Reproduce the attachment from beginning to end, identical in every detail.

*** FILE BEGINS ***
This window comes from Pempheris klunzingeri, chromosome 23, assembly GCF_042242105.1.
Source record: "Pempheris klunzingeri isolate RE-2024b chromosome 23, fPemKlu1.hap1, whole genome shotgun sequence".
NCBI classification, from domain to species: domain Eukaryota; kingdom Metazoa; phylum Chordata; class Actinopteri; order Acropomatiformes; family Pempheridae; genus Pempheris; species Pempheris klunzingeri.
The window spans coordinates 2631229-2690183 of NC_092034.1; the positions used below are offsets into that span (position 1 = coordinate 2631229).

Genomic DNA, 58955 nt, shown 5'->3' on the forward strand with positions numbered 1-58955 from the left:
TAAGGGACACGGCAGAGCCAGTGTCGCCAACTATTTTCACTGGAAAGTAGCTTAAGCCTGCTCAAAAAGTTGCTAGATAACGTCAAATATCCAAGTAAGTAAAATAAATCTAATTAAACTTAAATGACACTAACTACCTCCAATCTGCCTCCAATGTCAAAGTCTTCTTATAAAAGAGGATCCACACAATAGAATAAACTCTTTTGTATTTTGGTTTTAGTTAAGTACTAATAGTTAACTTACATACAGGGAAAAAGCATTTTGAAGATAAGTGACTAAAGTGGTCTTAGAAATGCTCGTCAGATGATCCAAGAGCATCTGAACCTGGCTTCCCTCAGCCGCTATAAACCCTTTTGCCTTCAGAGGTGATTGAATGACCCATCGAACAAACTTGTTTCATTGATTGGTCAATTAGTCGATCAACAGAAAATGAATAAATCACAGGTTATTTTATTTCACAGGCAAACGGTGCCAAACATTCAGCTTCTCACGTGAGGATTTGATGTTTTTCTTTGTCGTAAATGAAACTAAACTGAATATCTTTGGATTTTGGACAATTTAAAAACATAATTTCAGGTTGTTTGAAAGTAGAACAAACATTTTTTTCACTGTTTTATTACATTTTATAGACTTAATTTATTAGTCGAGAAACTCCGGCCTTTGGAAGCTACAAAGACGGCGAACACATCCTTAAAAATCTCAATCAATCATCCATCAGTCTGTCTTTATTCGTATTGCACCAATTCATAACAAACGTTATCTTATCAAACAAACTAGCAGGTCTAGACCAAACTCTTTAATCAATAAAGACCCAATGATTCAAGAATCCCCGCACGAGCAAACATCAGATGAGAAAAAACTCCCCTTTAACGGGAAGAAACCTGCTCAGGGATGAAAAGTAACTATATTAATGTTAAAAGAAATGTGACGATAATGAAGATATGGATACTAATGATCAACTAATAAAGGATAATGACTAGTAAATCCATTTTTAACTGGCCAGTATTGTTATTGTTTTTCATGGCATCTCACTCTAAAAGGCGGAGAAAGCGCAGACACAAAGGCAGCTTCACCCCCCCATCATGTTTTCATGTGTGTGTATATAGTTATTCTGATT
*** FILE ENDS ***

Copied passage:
This window comes from Pempheris klunzingeri, chromosome 23, assembly GCF_042242105.1.
Source record: "Pempheris klunzingeri isolate RE-2024b chromosome 23, fPemKlu1.hap1, whole genome shotgun sequence".
NCBI classification, from domain to species: domain Eukaryota; kingdom Metazoa; phylum Chordata; class Actinopteri; order Acropomatiformes; family Pempheridae; genus Pempheris; species Pempheris klunzingeri.
The window spans coordinates 2631229-2690183 of NC_092034.1; the positions used below are offsets into that span (position 1 = coordinate 2631229).

Genomic DNA, 58955 nt, shown 5'->3' on the forward strand with positions numbered 1-58955 from the left:
TAAGGGACACGGCAGAGCCAGTGTCGCCAACTATTTTCACTGGAAAGTAGCTTAAGCCTGCTCAAAAAGTTGCTAGATAACGTCAAATATCCAAGTAAGTAAAATAAATCTAATTAAACTTAAATGACACTAACTACCTCCAATCTGCCTCCAATGTCAAAGTCTTCTTATAAAAGAGGATCCACACAATAGAATAAACTCTTTTGTATTTTGGTTTTAGTTAAGTACTAATAGTTAACTTACATACAGGGAAAAAGCATTTTGAAGATAAGTGACTAAAGTGGTCTTAGAAATGCTCGTCAGATGATCCAAGAGCATCTGAACCTGGCTTCCCTCAGCCGCTATAAACCCTTTTGCCTTCAGAGGTGATTGAATGACCCATCGAACAAACTTGTTTCATTGATTGGTCAATTAGTCGATCAACAGAAAATGAATAAATCACAGGTTATTTTATTTCACAGGCAAACGGTGCCAAACATTCAGCTTCTCACGTGAGGATTTGATGTTTTTCTTTGTCGTAAATGAAACTAAACTGAATATCTTTGGATTTTGGACAATTTAAAAACATAATTTCAGGTTGTTTGAAAGTAGAACAAACATTTTTTTCACTGTTTTATTACATTTTATAGACTTAATTTATTAGTCGAGAAACTCCGGCCTTTGGAAGCTACAAAGACGGCGAACACATCCTTAAAAATCTCAATCAATCATCCATCAGTCTGTCTTTATTCGTATTGCACCAATTCATAACAAACGTTATCTTATCAAACAAACTAGCAGGTCTAGACCAAACTCTTTAATCAATAAAGACCCAATGATTCAAGAATCCCCGCACGAGCAAACATCAGATGAGAAAAAACTCCCCTTTAACGGGAAGAAACCTGCTCAGGGATGAAAAGTAACTATATTAATGTTAAAAGAAATGTGACGATAATGAAGATATGGATACTAATGATCAACTAATAAAGGATAATGACTAGTAAATCCATTTTTAACTGGCCAGTATTGTTATTGTTTTTCATGGCATCTCACTCTAAAAGGCGGAGAAAGCGCAGACACAAAGGCAGCTTCACCCCCCCATCATGTTTTCATGTGTGTGTATATAGTTATTCTGATT